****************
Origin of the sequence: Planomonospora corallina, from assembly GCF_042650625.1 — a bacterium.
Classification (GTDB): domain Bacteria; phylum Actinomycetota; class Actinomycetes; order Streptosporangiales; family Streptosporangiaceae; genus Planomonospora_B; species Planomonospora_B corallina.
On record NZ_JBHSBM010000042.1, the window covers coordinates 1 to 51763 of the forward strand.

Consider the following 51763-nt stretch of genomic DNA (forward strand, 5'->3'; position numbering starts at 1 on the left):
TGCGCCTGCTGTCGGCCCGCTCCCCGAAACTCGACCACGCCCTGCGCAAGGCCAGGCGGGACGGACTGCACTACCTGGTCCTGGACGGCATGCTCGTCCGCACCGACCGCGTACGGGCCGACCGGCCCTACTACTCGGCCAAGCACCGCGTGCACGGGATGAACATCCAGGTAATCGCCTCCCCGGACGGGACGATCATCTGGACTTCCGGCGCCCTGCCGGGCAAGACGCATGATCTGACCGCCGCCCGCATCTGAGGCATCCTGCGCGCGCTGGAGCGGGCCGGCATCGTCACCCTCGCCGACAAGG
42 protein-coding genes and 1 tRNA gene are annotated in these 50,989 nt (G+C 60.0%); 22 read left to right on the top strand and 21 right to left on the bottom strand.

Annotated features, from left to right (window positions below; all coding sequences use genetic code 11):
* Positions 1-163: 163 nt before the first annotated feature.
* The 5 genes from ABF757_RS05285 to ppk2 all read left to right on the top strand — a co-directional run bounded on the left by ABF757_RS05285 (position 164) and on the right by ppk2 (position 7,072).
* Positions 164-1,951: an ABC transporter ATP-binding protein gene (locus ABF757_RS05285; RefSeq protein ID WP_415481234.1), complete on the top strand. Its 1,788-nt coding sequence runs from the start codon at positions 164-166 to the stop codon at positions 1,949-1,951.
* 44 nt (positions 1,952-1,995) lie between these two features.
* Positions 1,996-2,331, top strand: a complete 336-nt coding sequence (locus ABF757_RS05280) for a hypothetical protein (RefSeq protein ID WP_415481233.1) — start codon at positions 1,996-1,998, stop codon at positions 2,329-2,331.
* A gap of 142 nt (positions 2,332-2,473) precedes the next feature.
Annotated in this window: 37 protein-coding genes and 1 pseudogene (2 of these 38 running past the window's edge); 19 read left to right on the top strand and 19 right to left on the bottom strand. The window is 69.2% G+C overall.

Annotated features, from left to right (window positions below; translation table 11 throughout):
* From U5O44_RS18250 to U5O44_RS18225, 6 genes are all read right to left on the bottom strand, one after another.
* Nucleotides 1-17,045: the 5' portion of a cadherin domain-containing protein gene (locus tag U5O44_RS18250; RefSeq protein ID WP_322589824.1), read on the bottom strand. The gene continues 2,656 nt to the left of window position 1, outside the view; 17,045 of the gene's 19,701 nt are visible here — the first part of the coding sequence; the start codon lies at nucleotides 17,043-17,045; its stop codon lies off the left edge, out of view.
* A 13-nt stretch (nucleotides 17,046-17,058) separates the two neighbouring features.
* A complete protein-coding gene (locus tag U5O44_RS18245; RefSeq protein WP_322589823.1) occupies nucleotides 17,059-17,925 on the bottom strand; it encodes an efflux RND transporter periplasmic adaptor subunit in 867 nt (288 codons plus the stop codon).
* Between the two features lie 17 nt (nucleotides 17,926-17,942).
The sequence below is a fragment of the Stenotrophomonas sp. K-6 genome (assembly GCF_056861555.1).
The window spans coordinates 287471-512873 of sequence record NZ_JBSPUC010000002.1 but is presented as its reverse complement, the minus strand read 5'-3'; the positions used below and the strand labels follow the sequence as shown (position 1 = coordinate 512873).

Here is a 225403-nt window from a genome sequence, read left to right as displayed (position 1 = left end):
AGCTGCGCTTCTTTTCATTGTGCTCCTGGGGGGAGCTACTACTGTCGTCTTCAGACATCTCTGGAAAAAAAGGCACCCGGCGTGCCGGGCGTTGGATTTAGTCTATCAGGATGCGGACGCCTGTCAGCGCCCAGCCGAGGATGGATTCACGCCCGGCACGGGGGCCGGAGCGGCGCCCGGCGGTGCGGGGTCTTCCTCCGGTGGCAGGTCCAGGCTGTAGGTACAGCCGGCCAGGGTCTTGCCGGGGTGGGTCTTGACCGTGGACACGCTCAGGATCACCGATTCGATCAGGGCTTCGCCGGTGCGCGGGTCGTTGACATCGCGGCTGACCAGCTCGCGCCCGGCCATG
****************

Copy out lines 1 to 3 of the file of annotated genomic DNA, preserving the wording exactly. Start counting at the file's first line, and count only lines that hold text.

Origin of the sequence: Planomonospora corallina, from assembly GCF_042650625.1 — a bacterium.
Classification (GTDB): domain Bacteria; phylum Actinomycetota; class Actinomycetes; order Streptosporangiales; family Streptosporangiaceae; genus Planomonospora_B; species Planomonospora_B corallina.
On record NZ_JBHSBM010000042.1, the window covers coordinates 1 to 51763 of the forward strand.